Lucero, now 73, moved to Denver as a young boy and later became involved in the Crusade for Justice. Following the crops, his family came north from New Mexico and settled in with relatives in the Northside. He remembers being at the park nearly every day in the summer.
Before the community took over the park: “The pool was filthy. There was broken glass. The park was run down. They were not taking care of it at all,” Lucero said.
And after: “We cleaned it. We painted it. We started having community forums. … It became a political gathering place of the Northside.”
Juan Espinosa, now retired from the Pueblo Chieftain, was a student at the University of Colorado Boulder in the early 1970s. He co-founded El Diario and worked as a photographer for United Mexican American Students (UMAS) publications. He remembers La Raza Park as the place for young, politically aware Chicanos. People would come from around the city and around the region to be there.
One night in 1972, while he was still in Boulder, he got a call to head down to the park. The police were planning to make a show of force against people violating the park curfew.
Espinosa describes the police “lined up on one side and like a forced march they pushed people out of the park. People were running, and people were taking people in and hiding them in their yards.”
There were dogs. There was tear gas.
“This wasn’t a political rally,” he said. “This was just people who lived in the neighborhood using the park because it was a pretty dense part of the neighborhood.”
Espinosa took pictures of police officers abusing two young women spread across a patrol car and soon found himself under arrest in the back of a paddy wagon.
He said the police took his film and then took him and a dozen other people in the back of the van on a “rough ride” for about an hour. He later pled no contest to interfering with a police officer.
These types of confrontations became commonplace in the early 1970s. Sometimes there were shootings and fire bombings in the neighborhood. Plenty of people weren’t happy with the situation. With the Hispanic vote divided between two candidates, Italian-American tavern owner Eugene DiManna was elected to what was then the District 9 council seat in 1971. According to Vigil, DiManna told police, “I want them Mexicans out of the park, and if you have to break heads to do it, then do it,” and he criticized the city administration for “handcuffing” the police. Vigil writes that DiManna would personally call in sweeps of the park and even had his own code name, Ocean 9.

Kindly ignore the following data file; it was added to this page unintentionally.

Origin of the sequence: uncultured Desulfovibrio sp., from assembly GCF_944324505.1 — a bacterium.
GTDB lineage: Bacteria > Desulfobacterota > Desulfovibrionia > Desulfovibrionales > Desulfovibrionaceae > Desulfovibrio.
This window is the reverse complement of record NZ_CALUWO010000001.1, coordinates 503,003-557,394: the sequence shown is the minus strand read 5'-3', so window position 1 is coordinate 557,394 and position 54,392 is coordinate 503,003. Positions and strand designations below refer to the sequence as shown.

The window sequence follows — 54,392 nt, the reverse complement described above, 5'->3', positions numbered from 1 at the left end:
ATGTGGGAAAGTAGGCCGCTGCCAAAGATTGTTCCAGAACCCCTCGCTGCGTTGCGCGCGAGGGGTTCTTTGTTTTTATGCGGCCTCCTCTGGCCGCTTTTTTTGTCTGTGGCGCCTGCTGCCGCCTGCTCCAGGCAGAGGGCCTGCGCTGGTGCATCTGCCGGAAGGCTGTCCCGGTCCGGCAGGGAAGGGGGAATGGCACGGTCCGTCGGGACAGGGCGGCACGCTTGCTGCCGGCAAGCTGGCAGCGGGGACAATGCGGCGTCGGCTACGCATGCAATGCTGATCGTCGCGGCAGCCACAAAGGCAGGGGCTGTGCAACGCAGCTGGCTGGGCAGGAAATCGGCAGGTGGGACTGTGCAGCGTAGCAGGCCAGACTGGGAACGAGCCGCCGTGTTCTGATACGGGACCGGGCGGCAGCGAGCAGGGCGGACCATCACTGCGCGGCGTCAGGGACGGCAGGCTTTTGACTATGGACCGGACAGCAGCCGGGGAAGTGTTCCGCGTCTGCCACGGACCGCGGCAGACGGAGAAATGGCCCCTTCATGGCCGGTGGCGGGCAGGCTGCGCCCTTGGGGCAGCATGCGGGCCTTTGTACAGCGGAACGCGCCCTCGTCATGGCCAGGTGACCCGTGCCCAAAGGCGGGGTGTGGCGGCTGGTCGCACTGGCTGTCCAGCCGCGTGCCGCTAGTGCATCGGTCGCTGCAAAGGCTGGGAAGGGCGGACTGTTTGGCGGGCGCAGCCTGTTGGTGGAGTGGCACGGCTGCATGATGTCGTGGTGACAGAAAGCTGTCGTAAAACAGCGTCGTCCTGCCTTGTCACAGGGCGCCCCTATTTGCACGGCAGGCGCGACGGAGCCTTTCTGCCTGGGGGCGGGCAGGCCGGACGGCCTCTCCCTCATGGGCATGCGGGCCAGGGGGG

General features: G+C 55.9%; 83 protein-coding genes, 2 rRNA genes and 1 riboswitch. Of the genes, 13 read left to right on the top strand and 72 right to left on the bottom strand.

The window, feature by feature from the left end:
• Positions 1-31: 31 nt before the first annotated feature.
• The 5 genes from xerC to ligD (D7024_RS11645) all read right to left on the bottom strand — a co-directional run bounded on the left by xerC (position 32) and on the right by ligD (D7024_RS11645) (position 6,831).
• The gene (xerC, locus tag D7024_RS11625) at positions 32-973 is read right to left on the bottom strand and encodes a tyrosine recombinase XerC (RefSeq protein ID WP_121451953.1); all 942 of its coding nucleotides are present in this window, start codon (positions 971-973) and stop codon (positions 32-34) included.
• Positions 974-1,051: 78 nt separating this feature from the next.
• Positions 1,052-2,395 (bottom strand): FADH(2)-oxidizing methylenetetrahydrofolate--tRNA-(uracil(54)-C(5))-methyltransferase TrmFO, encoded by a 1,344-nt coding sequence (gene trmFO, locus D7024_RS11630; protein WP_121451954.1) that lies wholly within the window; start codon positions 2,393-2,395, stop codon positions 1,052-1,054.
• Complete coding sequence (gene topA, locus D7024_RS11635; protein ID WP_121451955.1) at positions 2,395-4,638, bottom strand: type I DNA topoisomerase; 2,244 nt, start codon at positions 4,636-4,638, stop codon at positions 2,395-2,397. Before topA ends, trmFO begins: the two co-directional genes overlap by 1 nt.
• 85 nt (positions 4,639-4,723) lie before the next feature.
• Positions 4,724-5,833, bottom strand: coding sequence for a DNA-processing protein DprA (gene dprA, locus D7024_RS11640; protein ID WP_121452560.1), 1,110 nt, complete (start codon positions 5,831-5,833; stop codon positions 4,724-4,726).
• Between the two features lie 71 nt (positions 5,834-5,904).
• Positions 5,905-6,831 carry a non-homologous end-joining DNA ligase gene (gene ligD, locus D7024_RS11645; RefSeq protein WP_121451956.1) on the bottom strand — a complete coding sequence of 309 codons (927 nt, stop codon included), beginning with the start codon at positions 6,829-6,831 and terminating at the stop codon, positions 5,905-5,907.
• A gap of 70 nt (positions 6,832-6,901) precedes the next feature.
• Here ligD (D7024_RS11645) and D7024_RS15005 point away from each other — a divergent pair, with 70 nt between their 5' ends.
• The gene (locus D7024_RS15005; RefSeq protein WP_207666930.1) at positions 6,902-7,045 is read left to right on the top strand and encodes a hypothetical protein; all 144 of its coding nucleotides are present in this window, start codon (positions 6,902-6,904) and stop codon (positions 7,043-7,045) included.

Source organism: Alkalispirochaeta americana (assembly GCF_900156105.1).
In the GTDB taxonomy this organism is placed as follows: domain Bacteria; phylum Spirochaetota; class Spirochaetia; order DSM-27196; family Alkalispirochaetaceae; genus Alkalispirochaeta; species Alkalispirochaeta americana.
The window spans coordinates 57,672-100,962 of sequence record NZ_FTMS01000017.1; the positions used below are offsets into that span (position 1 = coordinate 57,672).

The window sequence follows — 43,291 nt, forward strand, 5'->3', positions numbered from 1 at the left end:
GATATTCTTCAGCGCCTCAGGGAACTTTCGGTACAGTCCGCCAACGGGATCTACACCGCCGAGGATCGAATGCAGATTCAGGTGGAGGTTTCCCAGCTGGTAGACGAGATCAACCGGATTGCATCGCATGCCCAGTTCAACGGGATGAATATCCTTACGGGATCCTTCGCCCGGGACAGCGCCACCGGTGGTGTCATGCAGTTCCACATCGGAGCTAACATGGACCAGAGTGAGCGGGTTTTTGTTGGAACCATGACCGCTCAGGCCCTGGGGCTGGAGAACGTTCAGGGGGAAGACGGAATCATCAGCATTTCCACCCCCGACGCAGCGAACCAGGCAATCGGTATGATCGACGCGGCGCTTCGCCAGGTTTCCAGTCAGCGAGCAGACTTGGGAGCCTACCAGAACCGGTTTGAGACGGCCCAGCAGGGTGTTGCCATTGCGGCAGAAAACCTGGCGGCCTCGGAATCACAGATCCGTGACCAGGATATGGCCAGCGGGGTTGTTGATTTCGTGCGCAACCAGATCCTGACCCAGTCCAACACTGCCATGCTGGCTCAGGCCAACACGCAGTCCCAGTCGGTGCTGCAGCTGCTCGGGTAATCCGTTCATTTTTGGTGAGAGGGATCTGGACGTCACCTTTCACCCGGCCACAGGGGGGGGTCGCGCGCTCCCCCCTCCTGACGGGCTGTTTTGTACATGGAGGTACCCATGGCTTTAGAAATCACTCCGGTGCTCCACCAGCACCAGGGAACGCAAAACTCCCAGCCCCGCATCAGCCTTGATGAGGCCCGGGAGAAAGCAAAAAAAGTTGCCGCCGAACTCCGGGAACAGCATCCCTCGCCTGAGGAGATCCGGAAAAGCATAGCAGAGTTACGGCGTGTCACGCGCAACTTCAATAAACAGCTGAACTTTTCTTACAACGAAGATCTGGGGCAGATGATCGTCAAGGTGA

Chicano activists circulated petitions for a recall in what would prove to be a years-long process riven with legal challenges. Sal Carpio, one of Denver’s first Hispanic elected officials, finally replaced DiManna in 1975.
Diane Medina, 59, grew up in the neighborhood and moved into a house on Navajo across the street from the park in the mid-70s. Her mother still lives in that home, and she lives next door. Not everyone in the community agreed with the Crusade for Justice’s approach, but in her mind, the Chicano movement taught her to question the status quo by the examples set in the park and around the community.
“It caught my attention in that the folks who were talking looked like me,” she said.
Medina said she usually wasn’t allowed to go to the park. Newspaper accounts describe drug-dealing and youths who antagonized police, but in her memory, the trouble never started with the people in the park. It started when the police showed up.
Sitting in the park, she points to the playground in the northeast corner of the park at 39th and Navajo, the corner that has always held the playground, and describes police approaching the park from the north down Navajo, shoulder to shoulder in their helmets and gear, such that the first thing they hit was the playground.